[2]: P, E. (2020). Friendly Sharks? A New Study Shows They Also Make Friends With Other Sharks. Science Times. Retrieved October 21, 2020, from https://www.sciencetimes.com/articles/26843/20200812/friendly-sharks-study-shows-make-friends.htm

[3]: Conservation body bolsters shark fin trade regs [Shark fin and the effects conservation is having on it]. (2013, March 11). Retrieved October 21, 2020, from https://www.cbsnews.com/news/conservation-body-bolsters-shark-fin-trade-regs/

[4]:Hyunkyoung Lee , Seong Kyeong Bae, Munki Kim, et al. (2017). “Anticancer Effect of Nemopilema nomurai Jellyfish Venom on HepG2 Cells and a Tumor Xenograft Animal Model.” Evidence-Based Complementary and Alternative Medicine. https://doi.org/10.1155/2017/2752716.

[5]: Gamboa, S. (2020, February 9). Marine reptiles. Universidad De Costa Rica. Presentation at San Ramon, Costa Rica.

[6]: FastStats — Suicide and Self-Inflicted Injury. (2020, April 20). Retrieved October 21, 2020, from https://www.cdc.gov/nchs/fastats/suicide.htm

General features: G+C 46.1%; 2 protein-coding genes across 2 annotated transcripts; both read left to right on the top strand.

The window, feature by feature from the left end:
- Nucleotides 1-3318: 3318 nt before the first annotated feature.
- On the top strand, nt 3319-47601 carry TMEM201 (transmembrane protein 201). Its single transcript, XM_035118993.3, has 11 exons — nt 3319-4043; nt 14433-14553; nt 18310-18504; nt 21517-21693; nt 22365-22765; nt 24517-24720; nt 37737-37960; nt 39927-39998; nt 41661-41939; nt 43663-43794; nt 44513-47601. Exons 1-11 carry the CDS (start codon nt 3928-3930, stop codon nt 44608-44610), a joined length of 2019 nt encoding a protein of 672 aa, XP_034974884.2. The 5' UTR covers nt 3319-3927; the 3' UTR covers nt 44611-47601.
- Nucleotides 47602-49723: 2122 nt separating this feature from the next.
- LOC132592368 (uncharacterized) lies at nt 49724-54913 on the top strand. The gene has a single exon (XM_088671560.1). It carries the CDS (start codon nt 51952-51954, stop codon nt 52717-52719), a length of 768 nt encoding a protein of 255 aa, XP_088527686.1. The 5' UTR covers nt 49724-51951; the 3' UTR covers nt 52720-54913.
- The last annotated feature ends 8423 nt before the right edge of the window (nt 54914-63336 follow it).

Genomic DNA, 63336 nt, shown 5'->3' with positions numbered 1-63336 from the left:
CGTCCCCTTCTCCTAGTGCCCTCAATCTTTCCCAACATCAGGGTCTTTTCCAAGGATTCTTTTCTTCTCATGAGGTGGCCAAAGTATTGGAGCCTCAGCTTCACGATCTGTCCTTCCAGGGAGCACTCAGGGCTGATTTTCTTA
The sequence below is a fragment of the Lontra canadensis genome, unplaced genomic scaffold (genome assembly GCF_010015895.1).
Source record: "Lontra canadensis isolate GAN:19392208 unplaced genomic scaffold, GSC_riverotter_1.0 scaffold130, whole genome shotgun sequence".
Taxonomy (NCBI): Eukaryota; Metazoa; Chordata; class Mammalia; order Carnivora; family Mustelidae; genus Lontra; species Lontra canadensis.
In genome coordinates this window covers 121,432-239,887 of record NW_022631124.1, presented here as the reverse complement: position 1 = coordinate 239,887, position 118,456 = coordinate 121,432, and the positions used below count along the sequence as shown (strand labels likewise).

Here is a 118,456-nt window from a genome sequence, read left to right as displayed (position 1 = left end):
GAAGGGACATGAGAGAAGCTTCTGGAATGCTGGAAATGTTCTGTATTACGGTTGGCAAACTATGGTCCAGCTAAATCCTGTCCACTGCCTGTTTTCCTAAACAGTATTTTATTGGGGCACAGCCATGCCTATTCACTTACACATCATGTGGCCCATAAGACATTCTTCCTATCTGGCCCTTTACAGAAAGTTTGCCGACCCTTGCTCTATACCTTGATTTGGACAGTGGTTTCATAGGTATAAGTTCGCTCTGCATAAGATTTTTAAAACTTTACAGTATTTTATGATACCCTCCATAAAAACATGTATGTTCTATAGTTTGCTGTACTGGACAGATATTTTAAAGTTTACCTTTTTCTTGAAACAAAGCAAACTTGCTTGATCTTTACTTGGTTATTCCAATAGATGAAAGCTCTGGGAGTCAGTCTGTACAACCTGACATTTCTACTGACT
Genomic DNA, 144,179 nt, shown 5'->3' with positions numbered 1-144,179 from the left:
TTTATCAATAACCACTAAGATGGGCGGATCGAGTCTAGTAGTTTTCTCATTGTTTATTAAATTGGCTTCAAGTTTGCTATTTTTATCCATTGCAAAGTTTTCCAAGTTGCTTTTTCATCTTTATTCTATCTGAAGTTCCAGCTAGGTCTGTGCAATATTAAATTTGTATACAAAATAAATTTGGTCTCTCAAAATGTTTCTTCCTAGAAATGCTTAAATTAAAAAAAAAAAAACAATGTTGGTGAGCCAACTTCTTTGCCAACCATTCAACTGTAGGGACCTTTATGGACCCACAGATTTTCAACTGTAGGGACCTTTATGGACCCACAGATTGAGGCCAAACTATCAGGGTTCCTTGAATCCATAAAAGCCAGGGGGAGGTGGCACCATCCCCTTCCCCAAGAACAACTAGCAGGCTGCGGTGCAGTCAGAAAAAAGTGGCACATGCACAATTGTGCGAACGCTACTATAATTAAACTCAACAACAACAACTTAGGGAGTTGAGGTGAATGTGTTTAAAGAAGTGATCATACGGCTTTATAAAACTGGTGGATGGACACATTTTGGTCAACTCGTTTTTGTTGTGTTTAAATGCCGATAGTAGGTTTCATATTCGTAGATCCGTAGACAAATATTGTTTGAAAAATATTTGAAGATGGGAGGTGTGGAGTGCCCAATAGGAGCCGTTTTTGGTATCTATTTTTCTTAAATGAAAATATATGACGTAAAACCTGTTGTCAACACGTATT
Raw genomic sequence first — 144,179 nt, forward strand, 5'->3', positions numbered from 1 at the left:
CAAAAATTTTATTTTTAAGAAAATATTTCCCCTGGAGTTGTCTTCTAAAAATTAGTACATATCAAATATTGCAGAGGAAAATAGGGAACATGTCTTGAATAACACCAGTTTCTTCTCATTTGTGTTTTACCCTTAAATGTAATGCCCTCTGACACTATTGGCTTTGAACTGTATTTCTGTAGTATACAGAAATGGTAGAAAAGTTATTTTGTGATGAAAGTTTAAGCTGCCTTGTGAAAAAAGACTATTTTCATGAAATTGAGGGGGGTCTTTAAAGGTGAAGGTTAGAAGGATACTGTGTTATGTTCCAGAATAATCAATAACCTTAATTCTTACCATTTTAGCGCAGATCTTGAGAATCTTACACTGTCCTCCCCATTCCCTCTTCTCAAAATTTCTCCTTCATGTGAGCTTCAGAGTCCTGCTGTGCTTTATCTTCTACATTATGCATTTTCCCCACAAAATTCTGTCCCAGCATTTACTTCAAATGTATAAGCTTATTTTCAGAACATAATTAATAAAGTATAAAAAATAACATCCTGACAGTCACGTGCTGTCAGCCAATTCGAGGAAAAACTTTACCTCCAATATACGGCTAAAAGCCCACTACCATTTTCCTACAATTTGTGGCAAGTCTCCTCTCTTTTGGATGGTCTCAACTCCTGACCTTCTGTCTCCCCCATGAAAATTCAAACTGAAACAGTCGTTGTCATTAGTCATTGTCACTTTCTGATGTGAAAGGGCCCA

[7]: Pearson, David G, & Craig, Tony. (2014). The great outdoors? Exploring the mental health benefits of natural environments. Frontiers in Psychology, 5, 1178–1178. https://doi.org/10.3389/fpsyg.2014.01178

[8]: Turner, M. G. (2011). [Photograph]. Wisconsin State Journal, Shoshone National Forest.

[9]: Myers, P. (n.d.). [Photograph found in National Park Service, Great Sand Dunes National Park & Preserve]. Retrieved October 21, 2020, from https://www.nps.gov/articles/grsa-fulgurites.htmP (Originally photographed 2017, March 27)

[10]: Farber, M. (2018, October 24). Hurricane Michael unearths nearly 120-year-old ship wreckage on Florida island [Old ship revealed durning]. Retrieved October 21, 2020, from https://www.foxnews.com/science/florida-ship-wreckage-unearthed-by-hurricane-michael

[11]: Mutz, M., & Müller, J. (2016). Mental health benefits of outdoor adventures: Results from two pilot studies. Journal of Adolescence, 49, 105–114. doi:10.1016/j.adolescence.2016.03.009